California Gov. Gavin Newsom gave the green light for Hollywood to resume film and TV production on June 12, after the coronavirus pandemic forced a three-month hiatus on the entertainment industry.
As studios begin to resume production in staged reopenings, the industry will be making some big changes to minimize health risks during the coronavirus and to protect the safety of the cast and crew. And the pandemic could affect the kinds of intimate scenes you might be used to watching.
Some of these changes are obvious, such as social distancing and wearing masks whenever possible, as well as daily symptom monitoring, manual screening, and temperature spot-checks. Predictably, buffet-style craft services spreads will be a thing of the past.
To address these issues, Hollywood labor unions joined forces with the Alliance of Motion Picture and Television Producers in producing a white paper, “Industry-Wide Labor-Management Safety Committee Task Force,” to outline proposed health and safety guidelines ahead of the June 12 reopening. Hollywood’s biggest studios including Disney, Netflix, Sony, and Warner Bros. provided input on the paper, with the hope that these new protocols will be adopted going forward.
However, the very nature of the entertainment industry presents its own unique challenges. One section outlining “special considerations for cast and crew working in close proximity to performers” concedes that some cast and crew members may not be able to perform their job duties while maintaining physical distancing from others.
For example, hairstylists, makeup artists, and wardrobe department personnel may have to interact with cast members in instances where it’s impractical or impossible for both parties to be wearing a mask, such as while applying makeup.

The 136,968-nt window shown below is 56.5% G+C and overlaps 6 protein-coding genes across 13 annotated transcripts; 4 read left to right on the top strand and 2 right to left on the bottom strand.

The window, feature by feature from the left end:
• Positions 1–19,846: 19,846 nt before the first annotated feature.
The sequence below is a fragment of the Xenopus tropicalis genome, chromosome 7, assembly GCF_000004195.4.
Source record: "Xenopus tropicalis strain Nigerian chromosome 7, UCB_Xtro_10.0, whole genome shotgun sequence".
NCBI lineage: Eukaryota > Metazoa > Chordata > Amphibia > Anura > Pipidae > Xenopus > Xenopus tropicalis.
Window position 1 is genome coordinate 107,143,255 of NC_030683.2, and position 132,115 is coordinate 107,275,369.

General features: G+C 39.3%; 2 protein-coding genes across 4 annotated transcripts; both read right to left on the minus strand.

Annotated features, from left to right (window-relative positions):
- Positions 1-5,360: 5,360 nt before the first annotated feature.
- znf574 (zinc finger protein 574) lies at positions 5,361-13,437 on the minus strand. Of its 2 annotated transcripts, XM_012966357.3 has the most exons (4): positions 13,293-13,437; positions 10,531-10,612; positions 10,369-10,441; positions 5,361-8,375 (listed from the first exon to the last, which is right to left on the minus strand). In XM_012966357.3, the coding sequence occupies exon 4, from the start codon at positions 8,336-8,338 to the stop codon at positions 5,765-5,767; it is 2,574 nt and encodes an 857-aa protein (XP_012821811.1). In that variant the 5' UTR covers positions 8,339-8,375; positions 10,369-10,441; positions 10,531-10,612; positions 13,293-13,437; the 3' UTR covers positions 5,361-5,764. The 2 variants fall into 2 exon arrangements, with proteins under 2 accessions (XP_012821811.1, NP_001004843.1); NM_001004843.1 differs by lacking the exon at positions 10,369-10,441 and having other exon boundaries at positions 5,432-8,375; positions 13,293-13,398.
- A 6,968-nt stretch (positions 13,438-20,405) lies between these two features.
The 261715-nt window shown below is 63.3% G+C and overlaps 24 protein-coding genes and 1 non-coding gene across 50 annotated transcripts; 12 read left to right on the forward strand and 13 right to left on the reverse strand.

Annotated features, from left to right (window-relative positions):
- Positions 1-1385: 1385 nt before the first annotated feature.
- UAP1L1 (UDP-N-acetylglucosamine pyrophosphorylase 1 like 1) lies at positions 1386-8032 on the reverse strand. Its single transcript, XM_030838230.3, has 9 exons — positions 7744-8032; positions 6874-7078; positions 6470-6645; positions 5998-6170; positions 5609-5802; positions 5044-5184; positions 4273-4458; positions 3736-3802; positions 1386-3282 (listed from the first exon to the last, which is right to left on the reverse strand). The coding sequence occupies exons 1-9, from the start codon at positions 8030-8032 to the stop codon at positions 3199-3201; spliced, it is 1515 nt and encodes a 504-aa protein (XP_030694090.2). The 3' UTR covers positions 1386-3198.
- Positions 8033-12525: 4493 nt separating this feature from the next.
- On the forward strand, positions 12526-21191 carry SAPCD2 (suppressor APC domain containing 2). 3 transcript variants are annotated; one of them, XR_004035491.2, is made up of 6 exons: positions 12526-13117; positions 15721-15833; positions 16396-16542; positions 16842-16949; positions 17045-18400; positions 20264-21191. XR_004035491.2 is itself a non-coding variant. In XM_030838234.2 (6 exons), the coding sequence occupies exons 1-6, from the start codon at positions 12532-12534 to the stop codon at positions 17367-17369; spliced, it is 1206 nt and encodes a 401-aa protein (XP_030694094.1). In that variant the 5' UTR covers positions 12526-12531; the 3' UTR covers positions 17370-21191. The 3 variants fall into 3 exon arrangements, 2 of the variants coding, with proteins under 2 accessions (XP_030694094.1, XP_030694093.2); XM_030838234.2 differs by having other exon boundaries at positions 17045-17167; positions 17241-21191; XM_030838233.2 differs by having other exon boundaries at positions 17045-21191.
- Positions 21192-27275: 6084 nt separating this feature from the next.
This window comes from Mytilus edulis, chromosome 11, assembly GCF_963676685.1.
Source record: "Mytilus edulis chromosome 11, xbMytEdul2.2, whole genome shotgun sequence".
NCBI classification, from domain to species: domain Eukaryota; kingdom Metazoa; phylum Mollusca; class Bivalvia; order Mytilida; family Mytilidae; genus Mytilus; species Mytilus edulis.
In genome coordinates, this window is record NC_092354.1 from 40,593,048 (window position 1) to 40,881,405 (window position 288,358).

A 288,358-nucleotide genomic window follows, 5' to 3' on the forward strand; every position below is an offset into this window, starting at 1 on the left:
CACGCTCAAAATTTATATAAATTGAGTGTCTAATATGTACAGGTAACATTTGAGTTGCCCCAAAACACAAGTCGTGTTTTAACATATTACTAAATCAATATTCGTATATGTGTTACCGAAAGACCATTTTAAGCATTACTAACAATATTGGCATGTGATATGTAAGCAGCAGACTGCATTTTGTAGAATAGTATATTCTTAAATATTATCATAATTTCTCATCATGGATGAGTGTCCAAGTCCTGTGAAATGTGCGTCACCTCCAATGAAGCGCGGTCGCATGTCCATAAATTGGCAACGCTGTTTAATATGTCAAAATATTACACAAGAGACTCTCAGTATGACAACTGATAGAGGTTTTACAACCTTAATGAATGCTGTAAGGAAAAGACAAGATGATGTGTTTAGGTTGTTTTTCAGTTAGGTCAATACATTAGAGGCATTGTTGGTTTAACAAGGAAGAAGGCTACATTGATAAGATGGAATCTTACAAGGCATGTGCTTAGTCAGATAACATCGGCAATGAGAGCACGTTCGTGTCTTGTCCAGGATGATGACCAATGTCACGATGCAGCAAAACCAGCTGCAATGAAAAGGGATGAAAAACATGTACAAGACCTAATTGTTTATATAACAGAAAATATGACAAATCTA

This also goes for actors performing in scenes where they must be in close proximity to one another. In the event that maintaining physical distancing is not possible or performers cannot wear appropriate PPE, the paper advises that contact must be kept to the shortest amount of time and that the number of people involved in close proximity with a performer should be kept to a minimum.
In other words, we can probably rule out seeing fight scenes or sex scenes for the indefinite future, as “certain activities such as fight scenes or intimate scenes increase the risk of transmission.”
Instead, the paper suggests considering workarounds to minimize scenes with close contact between performers. These measures may include reworking scripts to rewrite these scenes or even producing digital effects to make it appear as if the actors are in close proximity to each other.